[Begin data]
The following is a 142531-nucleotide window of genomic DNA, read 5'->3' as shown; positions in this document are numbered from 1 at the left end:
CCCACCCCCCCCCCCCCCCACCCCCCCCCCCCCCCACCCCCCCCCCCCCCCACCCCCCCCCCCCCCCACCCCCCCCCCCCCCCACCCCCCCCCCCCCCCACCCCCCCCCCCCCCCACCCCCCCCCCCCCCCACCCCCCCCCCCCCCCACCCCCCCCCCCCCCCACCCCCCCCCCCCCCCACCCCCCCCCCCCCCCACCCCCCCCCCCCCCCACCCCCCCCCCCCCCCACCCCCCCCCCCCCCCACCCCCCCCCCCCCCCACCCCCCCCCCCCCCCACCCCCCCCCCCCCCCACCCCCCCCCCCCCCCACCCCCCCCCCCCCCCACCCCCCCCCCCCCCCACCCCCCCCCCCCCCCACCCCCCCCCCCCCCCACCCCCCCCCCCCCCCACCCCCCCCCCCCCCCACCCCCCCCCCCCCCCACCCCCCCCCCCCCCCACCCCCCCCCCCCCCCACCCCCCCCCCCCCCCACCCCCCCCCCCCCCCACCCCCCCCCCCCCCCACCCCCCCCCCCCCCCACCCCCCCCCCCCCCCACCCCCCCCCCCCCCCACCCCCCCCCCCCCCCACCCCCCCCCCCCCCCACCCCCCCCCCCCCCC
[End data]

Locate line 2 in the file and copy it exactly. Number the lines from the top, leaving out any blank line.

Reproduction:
CCCACCCCCCCCCCCCCCCACCCCCCCCCCCCCCCACCCCCCCCCCCCCCCACCCCCCCCCCCCCCCACCCCCCCCCCCCCCCACCCCCCCCCCCCCCCACCCCCCCCCCCCCCCACCCCCCCCCCCCCCCACCCCCCCCCCCCCCCACCCCCCCCCCCCCCCACCCCCCCCCCCCCCCACCCCCCCCCCCCCCCACCCCCCCCCCCCCCCACCCCCCCCCCCCCCCACCCCCCCCCCCCCCCACCCCCCCCCCCCCCCACCCCCCCCCCCCCCCACCCCCCCCCCCCCCCACCCCCCCCCCCCCCCACCCCCCCCCCCCCCCACCCCCCCCCCCCCCCACCCCCCCCCCCCCCCACCCCCCCCCCCCCCCACCCCCCCCCCCCCCCACCCCCCCCCCCCCCCACCCCCCCCCCCCCCCACCCCCCCCCCCCCCCACCCCCCCCCCCCCCCACCCCCCCCCCCCCCCACCCCCCCCCCCCCCCACCCCCCCCCCCCCCCACCCCCCCCCCCCCCCACCCCCCCCCCCCCCCACCCCCCCCCCCCCCCACCCCCCCCCCCCCCCACCCCCCCCCCCCCCCACCCCCCCCCCCCCCC